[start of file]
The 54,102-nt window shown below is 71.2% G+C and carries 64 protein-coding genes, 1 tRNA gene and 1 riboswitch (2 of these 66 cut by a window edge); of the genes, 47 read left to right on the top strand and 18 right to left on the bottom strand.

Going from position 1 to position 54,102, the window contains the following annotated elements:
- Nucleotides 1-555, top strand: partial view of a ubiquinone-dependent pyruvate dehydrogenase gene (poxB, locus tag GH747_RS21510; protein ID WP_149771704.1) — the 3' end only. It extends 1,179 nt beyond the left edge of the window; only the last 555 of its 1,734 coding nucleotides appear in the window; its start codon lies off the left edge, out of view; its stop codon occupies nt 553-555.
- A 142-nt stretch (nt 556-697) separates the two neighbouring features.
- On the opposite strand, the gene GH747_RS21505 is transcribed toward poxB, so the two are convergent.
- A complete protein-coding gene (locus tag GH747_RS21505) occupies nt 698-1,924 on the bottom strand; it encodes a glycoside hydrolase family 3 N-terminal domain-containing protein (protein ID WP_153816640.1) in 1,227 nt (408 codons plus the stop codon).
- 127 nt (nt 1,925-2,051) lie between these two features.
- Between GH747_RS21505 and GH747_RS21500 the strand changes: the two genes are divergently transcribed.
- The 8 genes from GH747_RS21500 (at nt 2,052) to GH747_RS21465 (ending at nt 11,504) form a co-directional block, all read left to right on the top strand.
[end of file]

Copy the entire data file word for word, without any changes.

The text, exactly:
The 54,102-nt window shown below is 71.2% G+C and carries 64 protein-coding genes, 1 tRNA gene and 1 riboswitch (2 of these 66 cut by a window edge); of the genes, 47 read left to right on the top strand and 18 right to left on the bottom strand.

Going from position 1 to position 54,102, the window contains the following annotated elements:
- Nucleotides 1-555, top strand: partial view of a ubiquinone-dependent pyruvate dehydrogenase gene (poxB, locus tag GH747_RS21510; protein ID WP_149771704.1) — the 3' end only. It extends 1,179 nt beyond the left edge of the window; only the last 555 of its 1,734 coding nucleotides appear in the window; its start codon lies off the left edge, out of view; its stop codon occupies nt 553-555.
- A 142-nt stretch (nt 556-697) separates the two neighbouring features.
- On the opposite strand, the gene GH747_RS21505 is transcribed toward poxB, so the two are convergent.
- A complete protein-coding gene (locus tag GH747_RS21505) occupies nt 698-1,924 on the bottom strand; it encodes a glycoside hydrolase family 3 N-terminal domain-containing protein (protein ID WP_153816640.1) in 1,227 nt (408 codons plus the stop codon).
- 127 nt (nt 1,925-2,051) lie between these two features.
- Between GH747_RS21505 and GH747_RS21500 the strand changes: the two genes are divergently transcribed.
- The 8 genes from GH747_RS21500 (at nt 2,052) to GH747_RS21465 (ending at nt 11,504) form a co-directional block, all read left to right on the top strand.